It is May Day, the annual commemoration of the struggles and gains made by workers and the labour movement. And to help us celebrate the occasion here in the UK, having come all the way from their home in Portland, Oregon, is the underground rock’n’roll power duo, Quasi.
Quasi were last at the Brudenell in December 2013 when they delivered an incendiary performance. Support that night came from Hookworms, a Leeds-based band, then on the edge of potential greatness, but whose creative lifetime was to sadly end rather abruptly some five years later.
A couple of months before that show Quasi had released their ninth album, Mole City. For quite some time it did look as if it were to be the last-ever recorded output from Sam Coomes (vocals and keyboards) and Janet Weiss (vocals and drums). But then in February of this year, after a hiatus of almost a decade, Quasi released their tenth album, Breaking The Balls of History. And now they are out on an 18-date tour of the United Kingdom and Europe to promote that record.
Furthermore, and in forging a connection with their last appearance at this venue, opening tonight for Quasi are Cowtown, purveyors of self-described “dynamic, over-stimulated indie rock” who count amongst their number one Jonathan Nash who played the drums with Hookworms, albeit not on that occasion nearly ten years ago. He was to join Hookworms shortly afterwards but was nonetheless in the audience that night.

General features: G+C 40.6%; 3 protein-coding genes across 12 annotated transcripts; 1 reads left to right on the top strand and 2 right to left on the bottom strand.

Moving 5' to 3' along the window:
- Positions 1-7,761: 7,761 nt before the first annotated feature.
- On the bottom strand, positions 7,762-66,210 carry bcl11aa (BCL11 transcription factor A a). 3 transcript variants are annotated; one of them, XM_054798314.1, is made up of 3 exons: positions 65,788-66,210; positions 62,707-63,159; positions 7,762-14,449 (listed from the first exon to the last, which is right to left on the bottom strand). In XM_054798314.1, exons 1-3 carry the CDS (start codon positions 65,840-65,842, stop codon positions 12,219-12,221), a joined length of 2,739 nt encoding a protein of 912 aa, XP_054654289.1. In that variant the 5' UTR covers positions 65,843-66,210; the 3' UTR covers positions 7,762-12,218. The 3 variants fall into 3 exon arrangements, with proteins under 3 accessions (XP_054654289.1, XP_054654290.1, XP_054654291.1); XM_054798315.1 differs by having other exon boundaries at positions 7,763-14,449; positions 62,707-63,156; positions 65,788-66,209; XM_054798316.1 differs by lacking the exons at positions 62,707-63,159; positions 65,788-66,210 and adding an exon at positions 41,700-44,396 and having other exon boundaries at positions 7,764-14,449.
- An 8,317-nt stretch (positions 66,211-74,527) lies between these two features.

In Cowtown, Jonathan Nash plays guitar and sings and he is joined on stage by his regular Cowtown compadres David Michael Shields (drums) and Hilary Knott (keybass/vocals). And they aren’t in any mood to hang around tonight, rattling through no less than ten songs in their allotted half hour. Spiky, angular, arch-pop songs they are, arriving distilled from the pure essence of Pixies, The Breeders, complete with more than a little scent of Russell Mael of Sparks in Nash’s voice. Quick as they are, though, time is Cowtown’s enemy as they have to shear both ’Castleman’ and ‘Emojicore’ off the end of their setlist, opting instead to finish with the “semi-emotional ballad (in relative terms)” of ‘Close To Town’. It all makes for some remarkably good, clean off-kilter fun.
Quasi stack up the numbers too. They must play something like 21 or 22 songs. It is a total that is difficult to determine as they completely dispense with the ancient live music ritual of the encore, choosing instead to cram in a handful of extra tunes before their last song without having to bother wasting time going off the stage and coming back on a few minutes later. They’ve been doing this for nigh on 30 years, after all, and it makes for perfect economic sense. And besides which they have the ideal last song anyway. It is called ‘Riots & Jokes’ and given that May Day is always about halfway between the spring equinox and summer solstice, it really sets us up very nicely for the season that lies ahead.
Long before then, though, Quasi have battered us into a hopeless, happy submission with an onslaught on the ears that matches corrosive dynamics with melodic venom and unbridled energy.‘Last Long Laugh’ from the new album lights the touchpaper for the evening, after which a kaleidoscope follows splicing together garage rock, swirling psychedelia, proto-prog, and some highly charged lyrical imagery.
Sam Coomes’ remade and remodelled vintage Rock-Si-Chord keyboard sound is driven along by the relentless gallop of Janet Weiss’s drums. It is little wonder that Uncut magazine recently described her as “perhaps the greatest rock drummer alive”, an accolade even more astounding given that only a few years back a bad automobile accident had resulted in Weiss breaking both legs as well as her collarbone. Quasi’s return to action fuses such resilience with an enduring ability to just keep on producing a whole bunch of killer tunes.
Photos: Simon Godley